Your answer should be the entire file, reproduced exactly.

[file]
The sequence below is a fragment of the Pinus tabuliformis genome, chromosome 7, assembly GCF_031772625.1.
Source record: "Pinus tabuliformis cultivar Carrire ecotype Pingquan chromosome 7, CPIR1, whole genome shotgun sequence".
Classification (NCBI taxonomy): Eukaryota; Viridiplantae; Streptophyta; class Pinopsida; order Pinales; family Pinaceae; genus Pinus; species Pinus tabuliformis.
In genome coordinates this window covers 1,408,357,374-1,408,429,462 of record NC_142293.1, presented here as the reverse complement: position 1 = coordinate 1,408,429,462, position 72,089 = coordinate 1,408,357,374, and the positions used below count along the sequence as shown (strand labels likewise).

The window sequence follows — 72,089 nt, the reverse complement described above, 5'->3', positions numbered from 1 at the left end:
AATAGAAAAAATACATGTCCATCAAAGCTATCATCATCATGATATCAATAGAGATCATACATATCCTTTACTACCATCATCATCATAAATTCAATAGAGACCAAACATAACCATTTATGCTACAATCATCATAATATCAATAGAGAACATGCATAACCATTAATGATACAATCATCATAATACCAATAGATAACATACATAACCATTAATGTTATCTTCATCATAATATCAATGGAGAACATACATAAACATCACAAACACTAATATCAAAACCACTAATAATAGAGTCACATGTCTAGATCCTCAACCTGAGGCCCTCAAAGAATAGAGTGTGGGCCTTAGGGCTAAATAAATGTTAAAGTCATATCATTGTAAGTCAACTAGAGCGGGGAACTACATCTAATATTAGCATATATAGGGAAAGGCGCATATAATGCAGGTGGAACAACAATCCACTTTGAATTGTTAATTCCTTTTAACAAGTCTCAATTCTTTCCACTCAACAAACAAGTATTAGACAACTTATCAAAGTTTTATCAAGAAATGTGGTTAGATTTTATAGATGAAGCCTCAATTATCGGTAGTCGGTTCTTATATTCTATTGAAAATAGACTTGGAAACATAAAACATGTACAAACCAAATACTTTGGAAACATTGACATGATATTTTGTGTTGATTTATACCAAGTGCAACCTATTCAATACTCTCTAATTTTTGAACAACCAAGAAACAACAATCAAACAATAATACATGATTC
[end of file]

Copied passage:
The sequence below is a fragment of the Pinus tabuliformis genome, chromosome 7, assembly GCF_031772625.1.
Source record: "Pinus tabuliformis cultivar Carrire ecotype Pingquan chromosome 7, CPIR1, whole genome shotgun sequence".
Classification (NCBI taxonomy): Eukaryota; Viridiplantae; Streptophyta; class Pinopsida; order Pinales; family Pinaceae; genus Pinus; species Pinus tabuliformis.
In genome coordinates this window covers 1,408,357,374-1,408,429,462 of record NC_142293.1, presented here as the reverse complement: position 1 = coordinate 1,408,429,462, position 72,089 = coordinate 1,408,357,374, and the positions used below count along the sequence as shown (strand labels likewise).

The window sequence follows — 72,089 nt, the reverse complement described above, 5'->3', positions numbered from 1 at the left end:
AATAGAAAAAATACATGTCCATCAAAGCTATCATCATCATGATATCAATAGAGATCATACATATCCTTTACTACCATCATCATCATAAATTCAATAGAGACCAAACATAACCATTTATGCTACAATCATCATAATATCAATAGAGAACATGCATAACCATTAATGATACAATCATCATAATACCAATAGATAACATACATAACCATTAATGTTATCTTCATCATAATATCAATGGAGAACATACATAAACATCACAAACACTAATATCAAAACCACTAATAATAGAGTCACATGTCTAGATCCTCAACCTGAGGCCCTCAAAGAATAGAGTGTGGGCCTTAGGGCTAAATAAATGTTAAAGTCATATCATTGTAAGTCAACTAGAGCGGGGAACTACATCTAATATTAGCATATATAGGGAAAGGCGCATATAATGCAGGTGGAACAACAATCCACTTTGAATTGTTAATTCCTTTTAACAAGTCTCAATTCTTTCCACTCAACAAACAAGTATTAGACAACTTATCAAAGTTTTATCAAGAAATGTGGTTAGATTTTATAGATGAAGCCTCAATTATCGGTAGTCGGTTCTTATATTCTATTGAAAATAGACTTGGAAACATAAAACATGTACAAACCAAATACTTTGGAAACATTGACATGATATTTTGTGTTGATTTATACCAAGTGCAACCTATTCAATACTCTCTAATTTTTGAACAACCAAGAAACAACAATCAAACAATAATACATGATTC